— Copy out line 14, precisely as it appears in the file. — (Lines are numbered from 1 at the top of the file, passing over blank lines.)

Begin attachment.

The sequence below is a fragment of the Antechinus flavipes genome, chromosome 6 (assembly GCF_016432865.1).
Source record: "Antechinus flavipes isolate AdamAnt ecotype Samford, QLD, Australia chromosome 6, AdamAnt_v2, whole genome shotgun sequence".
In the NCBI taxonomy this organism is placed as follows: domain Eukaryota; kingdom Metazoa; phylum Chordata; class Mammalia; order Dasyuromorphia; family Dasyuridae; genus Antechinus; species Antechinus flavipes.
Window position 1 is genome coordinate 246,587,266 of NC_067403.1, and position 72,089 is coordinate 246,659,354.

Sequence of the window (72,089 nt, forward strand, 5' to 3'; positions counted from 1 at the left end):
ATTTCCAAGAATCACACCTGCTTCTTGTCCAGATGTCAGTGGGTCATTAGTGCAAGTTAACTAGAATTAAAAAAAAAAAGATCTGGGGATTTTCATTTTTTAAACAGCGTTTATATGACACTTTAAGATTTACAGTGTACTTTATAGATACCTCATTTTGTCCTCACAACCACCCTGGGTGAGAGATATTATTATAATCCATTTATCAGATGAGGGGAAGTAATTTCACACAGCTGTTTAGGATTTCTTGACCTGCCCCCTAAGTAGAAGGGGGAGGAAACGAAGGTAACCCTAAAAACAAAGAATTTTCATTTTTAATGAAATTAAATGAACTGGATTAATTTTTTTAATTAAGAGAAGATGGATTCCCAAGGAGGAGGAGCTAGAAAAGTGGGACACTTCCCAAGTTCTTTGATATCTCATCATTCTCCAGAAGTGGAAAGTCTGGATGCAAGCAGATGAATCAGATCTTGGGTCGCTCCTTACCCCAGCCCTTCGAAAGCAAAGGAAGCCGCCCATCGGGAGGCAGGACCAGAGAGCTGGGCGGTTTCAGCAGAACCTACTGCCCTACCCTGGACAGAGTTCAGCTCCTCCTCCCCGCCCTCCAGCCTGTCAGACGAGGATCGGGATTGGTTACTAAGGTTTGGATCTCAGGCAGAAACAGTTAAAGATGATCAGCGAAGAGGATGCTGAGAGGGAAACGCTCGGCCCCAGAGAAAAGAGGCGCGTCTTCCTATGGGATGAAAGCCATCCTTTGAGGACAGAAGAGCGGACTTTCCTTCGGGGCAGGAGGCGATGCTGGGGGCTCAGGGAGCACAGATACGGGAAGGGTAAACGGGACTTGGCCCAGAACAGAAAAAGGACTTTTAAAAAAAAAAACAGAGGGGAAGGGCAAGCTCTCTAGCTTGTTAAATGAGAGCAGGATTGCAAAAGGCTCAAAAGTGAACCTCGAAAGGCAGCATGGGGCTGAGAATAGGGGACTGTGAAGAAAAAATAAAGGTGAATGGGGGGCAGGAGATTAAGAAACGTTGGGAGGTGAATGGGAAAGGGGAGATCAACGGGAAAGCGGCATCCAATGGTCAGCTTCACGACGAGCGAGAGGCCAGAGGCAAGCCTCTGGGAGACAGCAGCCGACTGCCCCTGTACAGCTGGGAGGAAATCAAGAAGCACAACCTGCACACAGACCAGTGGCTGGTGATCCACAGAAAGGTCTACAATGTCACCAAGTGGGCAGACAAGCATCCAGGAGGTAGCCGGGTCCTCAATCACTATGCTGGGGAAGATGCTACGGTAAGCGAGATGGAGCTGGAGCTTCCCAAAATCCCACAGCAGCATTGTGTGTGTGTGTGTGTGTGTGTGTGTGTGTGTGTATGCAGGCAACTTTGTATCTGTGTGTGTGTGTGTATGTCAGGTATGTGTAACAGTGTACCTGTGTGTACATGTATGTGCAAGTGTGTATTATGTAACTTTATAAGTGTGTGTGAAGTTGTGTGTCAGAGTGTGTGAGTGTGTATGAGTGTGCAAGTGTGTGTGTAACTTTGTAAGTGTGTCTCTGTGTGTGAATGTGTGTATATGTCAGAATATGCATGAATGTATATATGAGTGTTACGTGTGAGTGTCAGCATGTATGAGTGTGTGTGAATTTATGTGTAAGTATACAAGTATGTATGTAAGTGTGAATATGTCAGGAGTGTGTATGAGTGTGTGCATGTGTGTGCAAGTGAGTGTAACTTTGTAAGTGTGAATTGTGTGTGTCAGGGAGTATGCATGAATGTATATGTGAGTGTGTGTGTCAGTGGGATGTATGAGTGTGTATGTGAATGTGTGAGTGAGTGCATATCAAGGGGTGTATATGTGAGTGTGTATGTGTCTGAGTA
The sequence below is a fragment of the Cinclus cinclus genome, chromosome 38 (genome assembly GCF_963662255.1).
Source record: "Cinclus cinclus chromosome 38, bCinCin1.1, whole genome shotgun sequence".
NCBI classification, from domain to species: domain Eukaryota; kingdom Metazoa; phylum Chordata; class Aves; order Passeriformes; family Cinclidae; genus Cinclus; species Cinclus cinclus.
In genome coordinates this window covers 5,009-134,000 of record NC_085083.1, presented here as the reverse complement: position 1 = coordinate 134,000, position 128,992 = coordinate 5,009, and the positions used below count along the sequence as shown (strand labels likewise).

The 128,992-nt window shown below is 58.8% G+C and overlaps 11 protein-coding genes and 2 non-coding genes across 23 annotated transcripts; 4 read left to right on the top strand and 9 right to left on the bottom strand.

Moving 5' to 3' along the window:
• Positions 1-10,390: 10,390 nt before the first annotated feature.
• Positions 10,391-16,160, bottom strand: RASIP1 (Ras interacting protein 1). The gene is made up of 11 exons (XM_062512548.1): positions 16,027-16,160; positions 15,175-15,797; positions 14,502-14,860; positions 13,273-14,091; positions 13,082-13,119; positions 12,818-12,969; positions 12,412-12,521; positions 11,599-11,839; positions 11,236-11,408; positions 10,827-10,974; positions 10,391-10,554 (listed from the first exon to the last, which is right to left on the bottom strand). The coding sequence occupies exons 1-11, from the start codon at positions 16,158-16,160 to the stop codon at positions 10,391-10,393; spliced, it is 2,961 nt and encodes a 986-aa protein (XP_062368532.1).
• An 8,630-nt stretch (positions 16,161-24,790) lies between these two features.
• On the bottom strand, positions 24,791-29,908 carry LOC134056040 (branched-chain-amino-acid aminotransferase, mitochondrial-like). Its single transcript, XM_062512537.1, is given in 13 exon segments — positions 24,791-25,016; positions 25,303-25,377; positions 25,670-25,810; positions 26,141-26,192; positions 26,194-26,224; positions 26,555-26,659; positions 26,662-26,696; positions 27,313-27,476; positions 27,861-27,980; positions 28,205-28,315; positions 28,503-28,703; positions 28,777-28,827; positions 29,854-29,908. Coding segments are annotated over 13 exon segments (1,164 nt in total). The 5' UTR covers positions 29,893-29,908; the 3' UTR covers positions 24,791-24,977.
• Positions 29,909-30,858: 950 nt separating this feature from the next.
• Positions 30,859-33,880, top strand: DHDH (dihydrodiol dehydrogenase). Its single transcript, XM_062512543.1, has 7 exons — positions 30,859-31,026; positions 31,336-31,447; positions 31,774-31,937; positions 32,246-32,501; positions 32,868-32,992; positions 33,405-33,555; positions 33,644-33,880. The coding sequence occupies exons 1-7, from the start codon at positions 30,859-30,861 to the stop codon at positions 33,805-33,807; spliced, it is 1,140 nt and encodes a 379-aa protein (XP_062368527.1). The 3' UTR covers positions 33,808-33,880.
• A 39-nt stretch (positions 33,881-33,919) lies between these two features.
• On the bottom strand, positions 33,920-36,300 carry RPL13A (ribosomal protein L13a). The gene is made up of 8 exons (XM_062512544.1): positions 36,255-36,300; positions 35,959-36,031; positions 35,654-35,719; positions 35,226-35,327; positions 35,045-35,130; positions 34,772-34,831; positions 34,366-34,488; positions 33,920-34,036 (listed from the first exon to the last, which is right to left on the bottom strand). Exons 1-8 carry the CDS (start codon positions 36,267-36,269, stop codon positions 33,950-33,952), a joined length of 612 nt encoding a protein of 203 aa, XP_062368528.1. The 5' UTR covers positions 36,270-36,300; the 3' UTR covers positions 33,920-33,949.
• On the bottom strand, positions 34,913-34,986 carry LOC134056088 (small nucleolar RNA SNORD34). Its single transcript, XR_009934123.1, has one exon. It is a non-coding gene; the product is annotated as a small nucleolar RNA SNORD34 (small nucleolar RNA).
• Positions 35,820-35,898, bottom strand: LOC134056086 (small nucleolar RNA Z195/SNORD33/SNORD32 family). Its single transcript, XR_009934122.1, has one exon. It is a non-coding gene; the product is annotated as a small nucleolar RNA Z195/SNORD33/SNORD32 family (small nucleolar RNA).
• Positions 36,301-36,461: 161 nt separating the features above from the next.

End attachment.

• Positions 10,391-16,160, bottom strand: RASIP1 (Ras interacting protein 1). The gene is made up of 11 exons (XM_062512548.1): positions 16,027-16,160; positions 15,175-15,797; positions 14,502-14,860; positions 13,273-14,091; positions 13,082-13,119; positions 12,818-12,969; positions 12,412-12,521; positions 11,599-11,839; positions 11,236-11,408; positions 10,827-10,974; positions 10,391-10,554 (listed from the first exon to the last, which is right to left on the bottom strand). The coding sequence occupies exons 1-11, from the start codon at positions 16,158-16,160 to the stop codon at positions 10,391-10,393; spliced, it is 2,961 nt and encodes a 986-aa protein (XP_062368532.1).